Coming home on the way from the Indymedia event, I heard something offensive. A local DJ say something like, "we have to get rid of the hyphen; stop being African-American, Mexican-American, Asian-American, European-American, Arab-American, and unite as Americans." It was an appeal to multiculturalism, but in the name of nationalism, for the purposes of war.
Identity in America
In the 70's, people got into identity. These hyphenated Americans added "pride" to their names: Black Pride, Asian Pride, Chicano Pride, Gay Pride, Women's Liberation. They said "this is what I am, and I'm tired of being a second class citizen."
In the 90's identity came back, but with a twist. The hyphens added up: Conservative Chicanos, Black Jews, Asian Feminist. And, people started adding constructed identities that sometimes didn't fit well with each other: White Rasta Punk Vegan, Anti Zionist African Jew, Gay Puerto Rican Hip Hop Activist.
The flipside to this ability to identify was the rise of brand based youth fashion. Ecko, Nike, Fila, Adidas, Doc Martens, Timberland, Enyce, Dickies, Ben Davis, Vans, Lighting Bolt, Town and Country, Kenneth Cole, Calvin Klein, Hilfiger, Armani.
Against these, were the rise of old and new constructed youth subcultures: Hip Hop (black, brown, conscious, white, feminist), Punks (Punk Rock, Crusties, Emo), Metalheads, Junglists, Ravers, Geeks, Vegetarians, Christians, Skaters, Graffiti, Travelers (vagabonds, train hoppers), people into Hello Kitty, etc.
Marquez wrote "I contain multiples", and that was the story of the 90's. We contain multiples, and we contradict ourselves. We conflict internally, but we remain whole. Your internal conflicts eventually become resolved, through private negotiations between your multiple identities.
"What I am" became "all the things I am", where people viewed themselves as intersections of multiple communities, as expressions of many shared perspectives. Identity became defined as the freedom to be many things, and oppression was any space where that freedom didn't exist. And the beautiful thing about this new identity movement was that it didn't come from the "leaders" but from the people. The loudest expressions of it ended up on television shows like Jerry Springer and Ricki Lake.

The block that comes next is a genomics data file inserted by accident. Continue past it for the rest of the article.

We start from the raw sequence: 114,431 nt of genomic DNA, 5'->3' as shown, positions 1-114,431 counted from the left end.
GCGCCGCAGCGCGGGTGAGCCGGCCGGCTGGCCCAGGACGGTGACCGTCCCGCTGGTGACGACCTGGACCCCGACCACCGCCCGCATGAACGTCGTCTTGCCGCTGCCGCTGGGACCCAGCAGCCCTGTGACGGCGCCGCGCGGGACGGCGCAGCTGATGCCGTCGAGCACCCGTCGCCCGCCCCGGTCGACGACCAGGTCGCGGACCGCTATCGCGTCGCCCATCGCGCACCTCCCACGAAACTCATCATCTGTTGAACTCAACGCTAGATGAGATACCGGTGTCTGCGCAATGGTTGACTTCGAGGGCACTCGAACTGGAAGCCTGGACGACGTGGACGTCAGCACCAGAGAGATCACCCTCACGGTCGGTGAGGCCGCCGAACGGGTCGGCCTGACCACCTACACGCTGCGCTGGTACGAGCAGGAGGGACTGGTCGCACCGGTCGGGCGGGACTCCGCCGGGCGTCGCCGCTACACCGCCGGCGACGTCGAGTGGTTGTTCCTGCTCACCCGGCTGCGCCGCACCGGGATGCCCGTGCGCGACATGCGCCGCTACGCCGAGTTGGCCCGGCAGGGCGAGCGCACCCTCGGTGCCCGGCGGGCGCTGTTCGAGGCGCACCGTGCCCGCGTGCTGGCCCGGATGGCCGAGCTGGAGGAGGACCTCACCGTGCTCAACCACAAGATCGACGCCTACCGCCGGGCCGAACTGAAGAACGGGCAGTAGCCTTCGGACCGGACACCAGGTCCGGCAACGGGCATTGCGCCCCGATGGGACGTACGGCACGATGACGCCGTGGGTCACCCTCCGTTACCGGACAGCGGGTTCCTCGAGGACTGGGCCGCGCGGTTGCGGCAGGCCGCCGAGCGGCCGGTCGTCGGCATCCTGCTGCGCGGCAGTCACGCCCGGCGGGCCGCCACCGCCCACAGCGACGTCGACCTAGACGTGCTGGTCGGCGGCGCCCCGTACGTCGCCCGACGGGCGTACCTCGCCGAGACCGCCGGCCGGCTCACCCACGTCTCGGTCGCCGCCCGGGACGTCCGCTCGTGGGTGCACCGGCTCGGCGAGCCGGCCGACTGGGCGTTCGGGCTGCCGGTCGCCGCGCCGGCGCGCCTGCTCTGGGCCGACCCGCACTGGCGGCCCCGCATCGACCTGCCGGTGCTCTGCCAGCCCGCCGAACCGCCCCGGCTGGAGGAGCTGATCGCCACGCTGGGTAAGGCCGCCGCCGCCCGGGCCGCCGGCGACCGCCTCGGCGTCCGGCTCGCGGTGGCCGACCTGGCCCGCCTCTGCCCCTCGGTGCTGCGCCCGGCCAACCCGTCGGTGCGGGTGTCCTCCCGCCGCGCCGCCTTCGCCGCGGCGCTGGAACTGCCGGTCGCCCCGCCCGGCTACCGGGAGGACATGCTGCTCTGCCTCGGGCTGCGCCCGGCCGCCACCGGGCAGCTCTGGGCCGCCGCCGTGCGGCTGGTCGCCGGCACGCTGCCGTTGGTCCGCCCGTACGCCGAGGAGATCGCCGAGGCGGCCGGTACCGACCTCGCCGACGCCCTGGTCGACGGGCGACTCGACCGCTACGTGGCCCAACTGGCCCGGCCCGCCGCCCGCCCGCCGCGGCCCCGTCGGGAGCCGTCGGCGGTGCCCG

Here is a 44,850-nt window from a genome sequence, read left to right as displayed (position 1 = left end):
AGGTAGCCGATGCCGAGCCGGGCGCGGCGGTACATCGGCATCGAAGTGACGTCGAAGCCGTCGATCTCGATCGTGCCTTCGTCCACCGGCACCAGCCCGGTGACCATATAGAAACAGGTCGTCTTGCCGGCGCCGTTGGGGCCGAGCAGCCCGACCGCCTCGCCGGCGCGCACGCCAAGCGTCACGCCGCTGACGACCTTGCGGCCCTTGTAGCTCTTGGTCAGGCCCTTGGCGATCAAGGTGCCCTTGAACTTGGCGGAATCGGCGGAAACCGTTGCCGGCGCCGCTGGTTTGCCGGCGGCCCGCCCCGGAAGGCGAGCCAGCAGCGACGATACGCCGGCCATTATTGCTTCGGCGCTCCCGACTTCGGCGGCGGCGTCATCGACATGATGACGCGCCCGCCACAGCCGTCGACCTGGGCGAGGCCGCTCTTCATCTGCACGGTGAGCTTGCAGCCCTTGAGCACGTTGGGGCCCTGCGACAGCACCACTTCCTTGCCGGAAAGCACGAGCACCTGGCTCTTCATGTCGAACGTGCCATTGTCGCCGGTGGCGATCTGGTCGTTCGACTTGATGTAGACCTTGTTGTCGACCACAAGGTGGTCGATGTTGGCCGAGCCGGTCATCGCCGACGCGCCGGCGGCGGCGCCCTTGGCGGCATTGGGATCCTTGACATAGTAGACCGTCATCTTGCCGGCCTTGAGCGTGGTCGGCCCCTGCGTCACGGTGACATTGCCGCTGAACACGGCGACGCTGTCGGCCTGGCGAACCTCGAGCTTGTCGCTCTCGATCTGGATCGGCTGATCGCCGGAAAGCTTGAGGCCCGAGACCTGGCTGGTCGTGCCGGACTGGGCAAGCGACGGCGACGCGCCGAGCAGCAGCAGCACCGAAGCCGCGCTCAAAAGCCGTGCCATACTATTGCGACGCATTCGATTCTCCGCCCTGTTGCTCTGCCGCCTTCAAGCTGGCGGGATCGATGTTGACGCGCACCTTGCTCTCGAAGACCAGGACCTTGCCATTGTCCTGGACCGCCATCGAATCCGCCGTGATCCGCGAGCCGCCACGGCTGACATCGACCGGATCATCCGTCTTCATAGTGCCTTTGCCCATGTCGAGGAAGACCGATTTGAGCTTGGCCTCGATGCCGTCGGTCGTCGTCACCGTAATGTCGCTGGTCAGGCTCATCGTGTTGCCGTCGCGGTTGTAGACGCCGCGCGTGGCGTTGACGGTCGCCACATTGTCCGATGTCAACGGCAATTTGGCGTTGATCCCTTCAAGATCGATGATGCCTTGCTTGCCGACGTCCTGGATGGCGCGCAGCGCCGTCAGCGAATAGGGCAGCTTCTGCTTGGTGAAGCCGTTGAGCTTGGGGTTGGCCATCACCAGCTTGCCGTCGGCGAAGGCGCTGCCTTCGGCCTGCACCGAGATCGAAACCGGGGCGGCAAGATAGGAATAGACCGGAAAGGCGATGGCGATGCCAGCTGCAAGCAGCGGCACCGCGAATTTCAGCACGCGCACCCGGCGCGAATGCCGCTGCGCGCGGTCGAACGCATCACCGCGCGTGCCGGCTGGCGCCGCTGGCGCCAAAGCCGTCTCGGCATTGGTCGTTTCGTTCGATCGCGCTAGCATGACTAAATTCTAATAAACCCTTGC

The "leaders" have "unity" in their interests, and need to create borders. Individuals need to create a personal unity, and need to break down borders within themselves. Sometimes, that means going against the leaders.
Identity Leads to Identification
Is it any wonder why student support against sweatshops worked so well? Youth knew how to adjust their identities so well, that they developed a simple kind of empathy with sweatshop workers. The campaign itself was based on telling stories of the workers, to help people develop a personal understanding of the suffering. It's not difficult to identify with the sweatshop worker when the product exists, on your feet, the stories exist, and you know how to relate to different subcultures.
When you have some empathy, and the ability to identify, your understanding of the world can change. Analyzing a conflict becomes an exercise of learning to inhabit the multiple identities of the involved parties, and then making a moral judgement.
Empathy With The Victim
Multiculturalism threatens the war effort, because it allows us to empathize with the victim.
Imagine what it must be like to wander around the World Trade Center, looking for your husband, wife, brother, sister, mother, or father, who was in the building. Maybe your entire family worked there, in the commissary, and you're going to be an orphan.
Imagine what it must be like to be an Afghani today. You're afraid that the US is going to bomb your city. You probably don't support bin Laden, and might not be any sort of fundamentalist. You're poor. You may hate the US, or, you may not have cared until very recently.
Imagine what it must be like to be an Arab American. You're probably fairly conservative, otherwise, why be in the US. You probably don't like the Taliban. If you're an Afghan, you probably hate the Taliban. You want to fit in, but now, your life is fear.
Finally, imagine what it would be like to be "unified" into the American project. To temporarily give the upper hand to the people who want to erase the freedom of difference. To wear the American Flag logo, to dress up as a soldier. What is it like to finally cross the difficult borders we've created, but only after resolving to kill an Afghan, or to beat up an Arab American?
Against Multicultural Nationalism
The DJ exhorted his audience to what I'd call a multicultural nationalism. His call for American unity demanded that people un-learn how to identify with the rest of the world, so we can kill them. This isn't multiculturalism, it's nationalism.
Nationalism is racism. It's an ideology that says "we're people, but those others, are not". It's the attitude that allows for the Holocaust, Ethnic Cleansing, massacres in Rwanda, Stalinism, and White Power. We find these things offensive, not simply because they kill, but because they seek and destroy groups of people.
A multicultural nationalism is a smokescreen. It's like a Nazi with a Jewish friend, a racist with an Asian friend. It's using a little anti-racism to justify racism.
If multicultural nationalism takes hold, we're being traitors to the greatest freedom that western society has developed: the freedom to be multiple, the freedom to understand.